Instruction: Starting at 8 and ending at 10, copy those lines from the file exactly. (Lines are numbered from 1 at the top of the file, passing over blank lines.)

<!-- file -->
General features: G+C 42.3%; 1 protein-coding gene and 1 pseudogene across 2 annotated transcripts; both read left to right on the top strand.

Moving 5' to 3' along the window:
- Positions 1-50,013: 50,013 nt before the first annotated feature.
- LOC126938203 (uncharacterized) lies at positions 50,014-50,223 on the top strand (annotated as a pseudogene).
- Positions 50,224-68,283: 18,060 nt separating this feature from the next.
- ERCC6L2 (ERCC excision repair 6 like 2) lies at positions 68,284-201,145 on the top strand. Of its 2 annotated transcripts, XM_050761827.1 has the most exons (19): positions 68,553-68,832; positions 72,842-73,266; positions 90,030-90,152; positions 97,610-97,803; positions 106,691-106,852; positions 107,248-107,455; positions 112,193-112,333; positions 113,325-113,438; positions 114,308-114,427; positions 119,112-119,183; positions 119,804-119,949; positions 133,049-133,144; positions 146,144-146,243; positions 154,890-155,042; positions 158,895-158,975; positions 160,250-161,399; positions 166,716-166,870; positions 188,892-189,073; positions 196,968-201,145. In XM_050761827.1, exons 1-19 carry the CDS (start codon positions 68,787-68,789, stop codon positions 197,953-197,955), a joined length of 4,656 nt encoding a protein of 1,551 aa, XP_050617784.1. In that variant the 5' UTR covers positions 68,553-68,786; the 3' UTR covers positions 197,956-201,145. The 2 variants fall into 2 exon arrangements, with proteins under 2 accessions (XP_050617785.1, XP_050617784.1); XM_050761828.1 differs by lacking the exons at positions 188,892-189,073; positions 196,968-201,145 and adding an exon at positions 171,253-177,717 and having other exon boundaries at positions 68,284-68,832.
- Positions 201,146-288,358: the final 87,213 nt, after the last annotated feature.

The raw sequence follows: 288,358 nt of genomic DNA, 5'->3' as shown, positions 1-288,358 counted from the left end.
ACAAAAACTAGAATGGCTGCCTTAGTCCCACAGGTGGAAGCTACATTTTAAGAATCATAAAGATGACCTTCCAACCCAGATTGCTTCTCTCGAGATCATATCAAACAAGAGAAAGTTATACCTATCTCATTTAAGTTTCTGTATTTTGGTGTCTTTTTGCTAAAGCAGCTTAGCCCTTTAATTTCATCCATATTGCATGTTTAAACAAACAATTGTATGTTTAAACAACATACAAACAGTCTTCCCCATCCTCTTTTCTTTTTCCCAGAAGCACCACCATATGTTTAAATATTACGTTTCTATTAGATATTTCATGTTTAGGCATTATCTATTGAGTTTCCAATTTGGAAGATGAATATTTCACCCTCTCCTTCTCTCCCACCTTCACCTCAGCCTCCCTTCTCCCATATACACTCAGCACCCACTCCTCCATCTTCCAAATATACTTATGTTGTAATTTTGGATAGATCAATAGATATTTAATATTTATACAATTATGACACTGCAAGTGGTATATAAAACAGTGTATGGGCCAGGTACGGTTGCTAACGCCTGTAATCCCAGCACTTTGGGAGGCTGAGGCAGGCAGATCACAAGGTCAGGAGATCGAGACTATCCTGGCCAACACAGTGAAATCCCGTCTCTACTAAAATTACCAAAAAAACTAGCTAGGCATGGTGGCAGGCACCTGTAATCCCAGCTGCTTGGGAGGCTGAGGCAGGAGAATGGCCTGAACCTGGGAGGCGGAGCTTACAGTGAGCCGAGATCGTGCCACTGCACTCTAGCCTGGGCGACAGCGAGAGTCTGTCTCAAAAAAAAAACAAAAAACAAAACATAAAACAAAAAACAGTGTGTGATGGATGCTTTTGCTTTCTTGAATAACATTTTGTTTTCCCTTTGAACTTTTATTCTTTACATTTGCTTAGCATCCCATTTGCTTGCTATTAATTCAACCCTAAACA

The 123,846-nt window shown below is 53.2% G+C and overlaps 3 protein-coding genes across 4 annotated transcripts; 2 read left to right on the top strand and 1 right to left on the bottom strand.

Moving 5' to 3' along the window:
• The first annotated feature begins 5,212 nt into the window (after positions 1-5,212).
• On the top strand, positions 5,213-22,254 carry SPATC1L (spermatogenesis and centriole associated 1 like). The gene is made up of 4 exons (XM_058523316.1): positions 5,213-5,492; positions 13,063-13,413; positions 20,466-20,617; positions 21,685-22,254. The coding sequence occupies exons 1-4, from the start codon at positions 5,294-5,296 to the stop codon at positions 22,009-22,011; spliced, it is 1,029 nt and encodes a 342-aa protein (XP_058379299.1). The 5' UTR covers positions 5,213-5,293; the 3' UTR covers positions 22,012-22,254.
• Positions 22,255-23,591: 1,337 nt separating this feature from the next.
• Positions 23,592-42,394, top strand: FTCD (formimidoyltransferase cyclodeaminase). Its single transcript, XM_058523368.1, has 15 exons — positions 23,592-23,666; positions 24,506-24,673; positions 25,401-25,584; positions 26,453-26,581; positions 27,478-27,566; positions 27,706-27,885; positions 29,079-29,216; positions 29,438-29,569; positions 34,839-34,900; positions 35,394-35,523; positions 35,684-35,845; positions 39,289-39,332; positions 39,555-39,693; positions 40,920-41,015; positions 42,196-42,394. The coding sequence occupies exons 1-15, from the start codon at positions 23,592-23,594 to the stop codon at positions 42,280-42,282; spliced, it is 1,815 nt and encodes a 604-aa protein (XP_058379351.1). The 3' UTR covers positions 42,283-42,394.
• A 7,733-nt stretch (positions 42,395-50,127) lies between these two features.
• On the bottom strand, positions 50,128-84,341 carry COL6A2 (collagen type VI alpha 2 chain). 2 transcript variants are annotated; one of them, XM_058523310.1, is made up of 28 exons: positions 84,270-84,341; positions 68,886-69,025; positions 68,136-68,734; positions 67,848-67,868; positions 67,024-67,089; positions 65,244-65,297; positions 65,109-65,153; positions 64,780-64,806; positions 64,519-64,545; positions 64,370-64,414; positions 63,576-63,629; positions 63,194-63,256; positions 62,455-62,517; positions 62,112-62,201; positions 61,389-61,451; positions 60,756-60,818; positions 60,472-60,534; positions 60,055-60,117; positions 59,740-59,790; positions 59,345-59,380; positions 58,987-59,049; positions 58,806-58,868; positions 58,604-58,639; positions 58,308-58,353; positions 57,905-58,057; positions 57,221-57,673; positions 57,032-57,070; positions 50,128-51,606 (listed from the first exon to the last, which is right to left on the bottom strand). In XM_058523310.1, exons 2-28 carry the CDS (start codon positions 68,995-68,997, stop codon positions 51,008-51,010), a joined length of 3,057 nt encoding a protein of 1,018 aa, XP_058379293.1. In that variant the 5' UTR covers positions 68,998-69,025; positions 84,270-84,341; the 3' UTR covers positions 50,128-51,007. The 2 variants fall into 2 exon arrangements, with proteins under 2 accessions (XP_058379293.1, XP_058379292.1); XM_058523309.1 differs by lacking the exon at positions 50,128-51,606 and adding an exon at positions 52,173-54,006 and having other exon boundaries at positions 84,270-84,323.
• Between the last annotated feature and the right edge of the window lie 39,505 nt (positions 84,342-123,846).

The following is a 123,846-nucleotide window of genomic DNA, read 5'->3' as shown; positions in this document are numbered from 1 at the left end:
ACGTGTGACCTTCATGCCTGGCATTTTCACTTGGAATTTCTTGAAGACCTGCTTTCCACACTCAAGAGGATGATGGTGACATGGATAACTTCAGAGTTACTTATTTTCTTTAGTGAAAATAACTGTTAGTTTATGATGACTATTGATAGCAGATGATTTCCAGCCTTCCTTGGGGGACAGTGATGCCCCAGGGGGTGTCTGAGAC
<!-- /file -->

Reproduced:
The raw sequence follows: 288,358 nt of genomic DNA, 5'->3' as shown, positions 1-288,358 counted from the left end.
ACAAAAACTAGAATGGCTGCCTTAGTCCCACAGGTGGAAGCTACATTTTAAGAATCATAAAGATGACCTTCCAACCCAGATTGCTTCTCTCGAGATCATATCAAACAAGAGAAAGTTATACCTATCTCATTTAAGTTTCTGTATTTTGGTGTCTTTTTGCTAAAGCAGCTTAGCCCTTTAATTTCATCCATATTGCATGTTTAAACAAACAATTGTATGTTTAAACAACATACAAACAGTCTTCCCCATCCTCTTTTCTTTTTCCCAGAAGCACCACCATATGTTTAAATATTACGTTTCTATTAGATATTTCATGTTTAGGCATTATCTATTGAGTTTCCAATTTGGAAGATGAATATTTCACCCTCTCCTTCTCTCCCACCTTCACCTCAGCCTCCCTTCTCCCATATACACTCAGCACCCACTCCTCCATCTTCCAAATATACTTATGTTGTAATTTTGGATAGATCAATAGATATTTAATATTTATACAATTATGACACTGCAAGTGGTATATAAAACAGTGTATGGGCCAGGTACGGTTGCTAACGCCTGTAATCCCAGCACTTTGGGAGGCTGAGGCAGGCAGATCACAAGGTCAGGAGATCGAGACTATCCTGGCCAACACAGTGAAATCCCGTCTCTACTAAAATTACCAAAAAAACTAGCTAGGCATGGTGGCAGGCACCTGTAATCCCAGCTGCTTGGGAGGCTGAGGCAGGAGAATGGCCTGAACCTGGGAGGCGGAGCTTACAGTGAGCCGAGATCGTGCCACTGCACTCTAGCCTGGGCGACAGCGAGAGTCTGTCTCAAAAAAAAAACAAAAAACAAAACATAAAACAAAAAACAGTGTGTGATGGATGCTTTTGCTTTCTTGAATAACATTTTGTTTTCCCTTTGAACTTTTATTCTTTACATTTGCTTAGCATCCCATTTGCTTGCTATTAATTCAACCCTAAACA

The 123,846-nt window shown below is 53.2% G+C and overlaps 3 protein-coding genes across 4 annotated transcripts; 2 read left to right on the top strand and 1 right to left on the bottom strand.